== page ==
A secondary matter along with this is the use of "Salaams" or "Salaamz" when greeting. Firstly, in Arabic it is grammatically incorrect to pluralize something by adding a 's' at the end, secondly what does this actually mean? And thirdly, if you add a z to it in the name of coolness, now truly tell me... what does that mean, and why are you saying it?

Sure sometimes we're a culture of made up words and meanings, I dont fail at this myself, but when we're referring to Arabic, and greetings of Salaam and du`aa... how can we expect to twist them any which way and believe it doesnt matter because it's all the same thing?

I mean think about it. One of the most common ones I've come across : Jzk = :jazaak:

By understood and accepted definitions, jzk is known as either 1) Jak Zawsze Kapitalne (Poland) 2) Junior Zoo Keeper

But those are based off of the beginnings of the words, but here we construe Arabic and pick off a few letters and sounds from the entirety of a word, mash them together and give it off to people as if it is a du`aa. And it's swallowed and returned often with a "wi" ... I almost wish I was joking. I'm quite impassioned by this because it has become such a common trait.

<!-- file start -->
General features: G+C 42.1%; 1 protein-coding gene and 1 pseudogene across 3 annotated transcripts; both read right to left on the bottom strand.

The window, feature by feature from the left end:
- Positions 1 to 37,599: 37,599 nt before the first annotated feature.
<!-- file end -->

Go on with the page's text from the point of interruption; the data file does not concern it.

Join that together with - iA = :inshallah: inshaAllaah - mA = :mashallah: mashaAlaah - swt = Subhanahu wa ta`ala - saws/ pbuh / saas = :saw2: etc...

If you took any of these abbreviations and took them anywhere and asked anyone what they meant, unless they were familiar with Islaam, would they have any meaning? No, they may come up with a million excuses and explanations of what they thought, but unless they knew... it would not have any meaning. On the other hand, however way you write "Assalaamu `alaykum" even if a person did not know what it meant, it would be the same meaning, however way you choose to write "JazaakAllaah khayr" it would still remain the same in meaning, and the same with all the rest.

All I mean to say is, I truly believe that as Muslims we should strive our hardest to be as best as we can with our speech, and remove ourselves from using these types of abbreviations or alterations within our writing. Give a just a few more seconds to write it out.

There are some fataawa also about the usage of (saw) (pbuh) etc in abbreviation:
Can We Write "SAWS" in Place of "Sallallaahu 'Alayhe wa Sallam"?
Abbreviating (sal-Allaahu `alayhe wa sallam) to (S) or (SAW) or the like


= BarakAllaahu feekum, May Allaah guide us all.

I thought I would provide the translation, in case these hadn't caught on yet.

wasalaamu `alaykum


May Allah Forgive us

Alhamdulillah, here is a solution to the problem.


PhraseExpress saves keystrokes by expanding text abbreviations into full text snippets. E.g. typing 'sig' could insert your signature into any program.